The Hunger Games by Suzanne Collins
Scholastic, 374 pages
Could you survive on your own, in the wild, with every one out to make sure you don’t live to see the morning?
In the ruins of a place once known as North America lies the nation of Panem, a shining Capitol surrounded by twelve outlying districts. The Capitol is harsh and cruel and keeps the districts in line by forcing them all to send one boy and one girl between the ages of twelve and eighteen to participate in the annual Hunger Games, a fight to the death on live TV.
Sixteen-year-old Katniss Everdeen, who lives alone with her mother and younger sister, regards it as a death sentence when she steps forward to take her sister’s place in the Games. But Katniss has been close to dead before—and survival, for her, is second nature. Without really meaning to, she becomes a contender. But if she is to win, she will have to start making choices that will weigh survival against humanity and life against love.
I was never a fan of dystopian or post-apocalyptic literature. The thought of reading a book where the world I know has been destroyed by natural or human forces (or both), or one ruled over by oppressive totalitarian government is depressing. With all the bad news on TV and in the papers, I don’t need to escape to another reality that pains an even bleaker picture of the future. So when I first heard of The Hunger Games by Suzanne Collins from a fellow Filipino book blogger, I just skimmed over her review. Kids killing other kids–dystopia and gore? No, thanks.
Then, at last year’s Manila International Book Fair last year, I stopped at the central display of National Bookstore. There was a huge display for The Hunger Games and its sequel, Catching Fire, and a TV interview of Suzanne Collins playing on loop. The lady beside me was so enthusiastic about the books and, not wanting to waste my trip to the fair, I ended up getting both books despite my apprehension. Book-wise, that choice was probably the best I made last year.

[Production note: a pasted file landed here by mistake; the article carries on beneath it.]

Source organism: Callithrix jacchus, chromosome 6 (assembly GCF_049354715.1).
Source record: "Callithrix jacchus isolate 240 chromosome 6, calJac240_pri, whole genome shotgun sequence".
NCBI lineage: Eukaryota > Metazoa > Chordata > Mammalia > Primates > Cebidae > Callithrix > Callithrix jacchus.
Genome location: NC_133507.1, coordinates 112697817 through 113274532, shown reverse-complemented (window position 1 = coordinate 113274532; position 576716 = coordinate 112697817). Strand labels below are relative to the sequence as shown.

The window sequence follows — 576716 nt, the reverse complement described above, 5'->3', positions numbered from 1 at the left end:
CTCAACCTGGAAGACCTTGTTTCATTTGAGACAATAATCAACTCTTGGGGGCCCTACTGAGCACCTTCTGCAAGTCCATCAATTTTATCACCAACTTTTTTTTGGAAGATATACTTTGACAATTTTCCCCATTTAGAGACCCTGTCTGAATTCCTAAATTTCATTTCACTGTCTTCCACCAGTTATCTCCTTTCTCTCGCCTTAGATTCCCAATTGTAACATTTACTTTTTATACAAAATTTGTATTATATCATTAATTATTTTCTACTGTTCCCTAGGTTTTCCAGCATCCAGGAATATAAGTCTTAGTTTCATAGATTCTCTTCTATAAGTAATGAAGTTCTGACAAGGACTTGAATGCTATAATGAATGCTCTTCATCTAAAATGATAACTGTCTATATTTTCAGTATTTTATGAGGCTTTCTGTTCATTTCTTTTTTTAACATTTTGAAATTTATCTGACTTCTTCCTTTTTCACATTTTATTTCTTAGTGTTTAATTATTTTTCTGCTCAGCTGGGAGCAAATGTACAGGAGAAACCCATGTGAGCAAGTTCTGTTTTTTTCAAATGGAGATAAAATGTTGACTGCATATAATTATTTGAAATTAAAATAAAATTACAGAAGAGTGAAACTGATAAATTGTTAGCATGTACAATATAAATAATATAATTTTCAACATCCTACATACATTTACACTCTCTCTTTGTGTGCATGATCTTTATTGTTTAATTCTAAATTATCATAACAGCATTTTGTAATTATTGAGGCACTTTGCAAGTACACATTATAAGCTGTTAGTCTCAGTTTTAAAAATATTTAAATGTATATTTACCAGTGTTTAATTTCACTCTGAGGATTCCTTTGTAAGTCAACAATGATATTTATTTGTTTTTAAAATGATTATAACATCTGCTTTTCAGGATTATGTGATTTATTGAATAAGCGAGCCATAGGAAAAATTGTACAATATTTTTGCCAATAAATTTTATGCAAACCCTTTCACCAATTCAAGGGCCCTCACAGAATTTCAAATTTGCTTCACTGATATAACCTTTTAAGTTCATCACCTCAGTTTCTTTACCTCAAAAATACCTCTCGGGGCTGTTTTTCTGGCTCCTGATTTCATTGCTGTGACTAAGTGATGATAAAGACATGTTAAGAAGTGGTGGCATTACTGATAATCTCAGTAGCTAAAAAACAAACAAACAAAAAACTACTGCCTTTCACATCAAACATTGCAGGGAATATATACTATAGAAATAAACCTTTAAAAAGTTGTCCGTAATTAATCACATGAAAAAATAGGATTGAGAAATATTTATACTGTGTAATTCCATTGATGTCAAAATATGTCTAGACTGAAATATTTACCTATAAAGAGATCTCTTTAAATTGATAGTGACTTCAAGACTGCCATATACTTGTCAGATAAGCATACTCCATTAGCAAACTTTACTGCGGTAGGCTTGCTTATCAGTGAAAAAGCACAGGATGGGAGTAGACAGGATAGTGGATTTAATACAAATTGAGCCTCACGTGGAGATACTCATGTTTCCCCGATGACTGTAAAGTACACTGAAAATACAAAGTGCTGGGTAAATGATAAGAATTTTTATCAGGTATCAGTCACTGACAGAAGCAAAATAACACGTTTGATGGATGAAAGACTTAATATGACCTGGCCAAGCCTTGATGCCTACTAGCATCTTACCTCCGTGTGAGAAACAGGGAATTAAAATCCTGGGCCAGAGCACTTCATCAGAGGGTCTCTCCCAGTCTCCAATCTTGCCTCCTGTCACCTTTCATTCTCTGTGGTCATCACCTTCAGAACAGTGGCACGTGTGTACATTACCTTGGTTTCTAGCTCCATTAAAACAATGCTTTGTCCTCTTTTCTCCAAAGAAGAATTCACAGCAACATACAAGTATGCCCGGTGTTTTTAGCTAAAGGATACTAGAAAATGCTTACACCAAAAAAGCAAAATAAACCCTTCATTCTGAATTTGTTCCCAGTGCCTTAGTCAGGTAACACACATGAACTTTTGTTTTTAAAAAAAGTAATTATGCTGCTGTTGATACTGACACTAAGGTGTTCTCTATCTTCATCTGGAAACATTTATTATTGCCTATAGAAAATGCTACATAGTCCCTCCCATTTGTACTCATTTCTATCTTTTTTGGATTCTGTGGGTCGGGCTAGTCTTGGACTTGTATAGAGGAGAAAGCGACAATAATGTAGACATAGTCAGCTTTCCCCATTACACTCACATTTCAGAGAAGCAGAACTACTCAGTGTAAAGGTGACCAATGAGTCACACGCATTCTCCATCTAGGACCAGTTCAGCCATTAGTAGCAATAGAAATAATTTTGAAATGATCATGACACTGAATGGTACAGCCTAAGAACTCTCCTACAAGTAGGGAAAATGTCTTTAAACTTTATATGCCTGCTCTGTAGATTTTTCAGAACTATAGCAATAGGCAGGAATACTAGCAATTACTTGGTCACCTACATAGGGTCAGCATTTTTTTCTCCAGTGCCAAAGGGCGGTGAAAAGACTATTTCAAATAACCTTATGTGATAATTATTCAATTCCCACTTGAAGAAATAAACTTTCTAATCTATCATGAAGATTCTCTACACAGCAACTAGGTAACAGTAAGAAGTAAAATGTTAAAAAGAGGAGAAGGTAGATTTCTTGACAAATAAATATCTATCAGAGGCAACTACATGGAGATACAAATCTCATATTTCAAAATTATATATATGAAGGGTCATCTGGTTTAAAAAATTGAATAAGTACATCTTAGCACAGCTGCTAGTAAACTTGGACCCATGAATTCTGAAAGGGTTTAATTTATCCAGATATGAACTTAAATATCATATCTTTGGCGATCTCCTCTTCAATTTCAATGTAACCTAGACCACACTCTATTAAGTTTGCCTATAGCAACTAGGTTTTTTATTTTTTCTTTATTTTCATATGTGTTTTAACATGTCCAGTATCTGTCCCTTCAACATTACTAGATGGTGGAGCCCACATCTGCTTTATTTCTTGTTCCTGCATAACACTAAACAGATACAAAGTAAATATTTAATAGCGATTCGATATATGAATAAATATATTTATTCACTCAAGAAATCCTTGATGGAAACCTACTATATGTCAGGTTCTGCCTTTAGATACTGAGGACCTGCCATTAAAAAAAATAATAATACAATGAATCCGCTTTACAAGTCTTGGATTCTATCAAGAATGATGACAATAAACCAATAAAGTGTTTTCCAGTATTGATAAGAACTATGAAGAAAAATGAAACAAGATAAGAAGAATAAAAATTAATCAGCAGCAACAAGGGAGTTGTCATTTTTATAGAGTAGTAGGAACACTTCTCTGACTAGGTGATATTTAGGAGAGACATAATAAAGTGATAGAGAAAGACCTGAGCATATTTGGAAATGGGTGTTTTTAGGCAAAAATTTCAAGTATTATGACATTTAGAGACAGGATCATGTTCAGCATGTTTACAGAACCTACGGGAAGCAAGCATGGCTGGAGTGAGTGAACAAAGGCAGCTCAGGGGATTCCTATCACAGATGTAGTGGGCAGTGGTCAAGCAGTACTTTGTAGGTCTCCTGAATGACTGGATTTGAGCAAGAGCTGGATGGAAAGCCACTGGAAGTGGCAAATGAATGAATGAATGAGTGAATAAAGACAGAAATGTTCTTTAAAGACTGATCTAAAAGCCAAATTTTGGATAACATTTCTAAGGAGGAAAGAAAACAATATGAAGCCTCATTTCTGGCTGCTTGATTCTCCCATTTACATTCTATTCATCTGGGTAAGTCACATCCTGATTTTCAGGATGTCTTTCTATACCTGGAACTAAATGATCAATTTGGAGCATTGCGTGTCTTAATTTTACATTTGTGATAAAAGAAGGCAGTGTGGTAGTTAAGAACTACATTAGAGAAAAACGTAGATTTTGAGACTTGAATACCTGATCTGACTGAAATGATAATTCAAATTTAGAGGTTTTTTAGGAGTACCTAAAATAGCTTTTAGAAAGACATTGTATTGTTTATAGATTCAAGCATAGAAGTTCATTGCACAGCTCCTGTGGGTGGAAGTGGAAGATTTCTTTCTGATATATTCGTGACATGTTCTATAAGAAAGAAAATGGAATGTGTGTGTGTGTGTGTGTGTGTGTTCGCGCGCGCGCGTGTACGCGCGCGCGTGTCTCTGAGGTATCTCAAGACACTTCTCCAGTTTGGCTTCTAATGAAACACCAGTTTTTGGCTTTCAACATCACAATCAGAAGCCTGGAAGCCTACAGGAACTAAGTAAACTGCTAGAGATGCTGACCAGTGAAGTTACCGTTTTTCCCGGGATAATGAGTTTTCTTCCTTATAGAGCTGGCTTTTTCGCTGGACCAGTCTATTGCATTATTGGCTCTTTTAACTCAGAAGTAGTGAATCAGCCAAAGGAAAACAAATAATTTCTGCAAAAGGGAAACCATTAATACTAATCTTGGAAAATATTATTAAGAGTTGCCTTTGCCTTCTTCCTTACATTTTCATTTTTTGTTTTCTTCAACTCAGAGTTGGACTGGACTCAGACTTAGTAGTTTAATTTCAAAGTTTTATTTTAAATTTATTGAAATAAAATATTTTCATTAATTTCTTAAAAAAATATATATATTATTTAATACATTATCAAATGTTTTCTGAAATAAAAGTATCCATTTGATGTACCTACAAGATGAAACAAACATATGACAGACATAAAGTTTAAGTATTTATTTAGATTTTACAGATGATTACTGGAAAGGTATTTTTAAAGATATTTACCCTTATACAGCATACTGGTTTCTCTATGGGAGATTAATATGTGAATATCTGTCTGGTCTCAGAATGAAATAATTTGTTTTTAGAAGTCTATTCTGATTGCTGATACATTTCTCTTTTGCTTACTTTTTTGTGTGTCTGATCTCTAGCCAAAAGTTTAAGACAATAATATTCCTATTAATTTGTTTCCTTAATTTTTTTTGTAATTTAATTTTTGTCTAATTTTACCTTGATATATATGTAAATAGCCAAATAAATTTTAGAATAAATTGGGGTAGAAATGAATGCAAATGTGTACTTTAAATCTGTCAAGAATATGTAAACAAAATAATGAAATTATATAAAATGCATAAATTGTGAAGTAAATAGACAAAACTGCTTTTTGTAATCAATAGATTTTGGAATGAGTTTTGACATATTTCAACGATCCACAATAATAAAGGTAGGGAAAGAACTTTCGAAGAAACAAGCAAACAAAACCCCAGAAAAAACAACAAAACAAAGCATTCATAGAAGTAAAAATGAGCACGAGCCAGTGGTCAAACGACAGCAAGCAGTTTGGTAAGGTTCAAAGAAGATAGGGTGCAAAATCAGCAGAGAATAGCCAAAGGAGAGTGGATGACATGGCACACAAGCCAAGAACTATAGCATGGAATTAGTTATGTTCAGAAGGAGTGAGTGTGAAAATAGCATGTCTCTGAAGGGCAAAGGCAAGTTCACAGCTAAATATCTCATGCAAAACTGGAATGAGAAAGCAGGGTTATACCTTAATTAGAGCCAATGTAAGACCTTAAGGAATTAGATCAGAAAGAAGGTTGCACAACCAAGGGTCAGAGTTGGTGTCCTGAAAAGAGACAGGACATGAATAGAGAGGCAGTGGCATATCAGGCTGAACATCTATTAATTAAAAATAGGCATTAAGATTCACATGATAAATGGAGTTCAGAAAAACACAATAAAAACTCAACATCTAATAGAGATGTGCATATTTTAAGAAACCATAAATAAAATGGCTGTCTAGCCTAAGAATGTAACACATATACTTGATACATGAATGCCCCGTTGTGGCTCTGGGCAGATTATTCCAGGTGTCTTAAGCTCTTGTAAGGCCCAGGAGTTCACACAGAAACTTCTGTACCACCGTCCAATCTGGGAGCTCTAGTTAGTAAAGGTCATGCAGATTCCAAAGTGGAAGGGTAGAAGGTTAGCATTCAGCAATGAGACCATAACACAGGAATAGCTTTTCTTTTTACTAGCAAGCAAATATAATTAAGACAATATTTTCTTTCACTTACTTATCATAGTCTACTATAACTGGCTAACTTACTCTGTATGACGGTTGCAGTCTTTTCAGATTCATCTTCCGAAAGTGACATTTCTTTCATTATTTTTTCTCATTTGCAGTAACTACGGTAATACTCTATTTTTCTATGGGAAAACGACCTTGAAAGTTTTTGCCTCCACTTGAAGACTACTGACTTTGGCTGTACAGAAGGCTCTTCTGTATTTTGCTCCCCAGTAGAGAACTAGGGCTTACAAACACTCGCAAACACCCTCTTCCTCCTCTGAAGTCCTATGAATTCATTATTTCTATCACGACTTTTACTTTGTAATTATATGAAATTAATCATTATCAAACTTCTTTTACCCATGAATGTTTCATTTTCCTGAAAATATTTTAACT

The Hunger Games is set in the future in a nation called Panem, formerly known as North America, before a series of disasters decimated the once successful nation. Panem is ruled by the Capitol and divided into thirteen districts, each with a specific industry that sates the Capitol’s lavish needs. Seventy-four years ago, the thirteen districts revolted against the Capitol but were defeated. To prevent further uprisings, the surviving 12 districts were punished through the annual Hunger Games: each district provides “tributes” — a boy and a girl between the age of 12 and 18 — through a lottery called “reaping.” The tributes, after much pomp and ceremony, are sent to the Hunger Games arena where they are made to fight each other to the death in a televised extravaganza, until only one remains. The last remaining survivor is declared winner, ensuring that his/her family and neighbors will have enough food for the rest of the year.
We meet the heroine, sixteen-year-old Katniss Everdeen, on the morning before the reaping, with her best friend Gale, in the woods outside of District 12. In the course of the first few pages of the book, we learn a lot about her family background, her role as provider for her family, and the fact that her entire existence revolves around keeping her sister, Prim, safe. When Prim’s name is drawn in the reaping, Katniss volunteers in her stead, knowing that her decision likely means her death.
Katniss has to compete not only against tributes from the richer districts, many of whom have been training to participate in the Hunger Games all their lives, but with Peeta Mellark, a young man she has a history with. As the Games go on and the tributes fall one by one, Katniss has to draw both on her learned skills and rock-hard determination not only to survive, but to make the hard decisions necessary to make it back to her family.
The premise may seem a bit complicated, but Collins weaves it into the story in a manner that makes it comprehensible and unobtrusive, as readers are plunged right into the action. The first thing readers will notice in The Hunger Games is the solid world building. Panem, the Capitol and its Districts, were described in such a matter-of-fact tone and detail that it felt real. It wasn’t exactly the numerous details that made the world so convincing, but the way that Panem was portrayed not just as a place, but as a living, breathing character in the novel. The contrast between the rich Capitol and poor District 12 was stark, and disturbingly familiar, almost a mirror to the societal division between the rich and the poor here in the Philippines. Click here to read the rest of the review.
2010 Challenge Status:
* Book # 62 out of 100 for 2010
My copy: Hardcover, from National Bookstore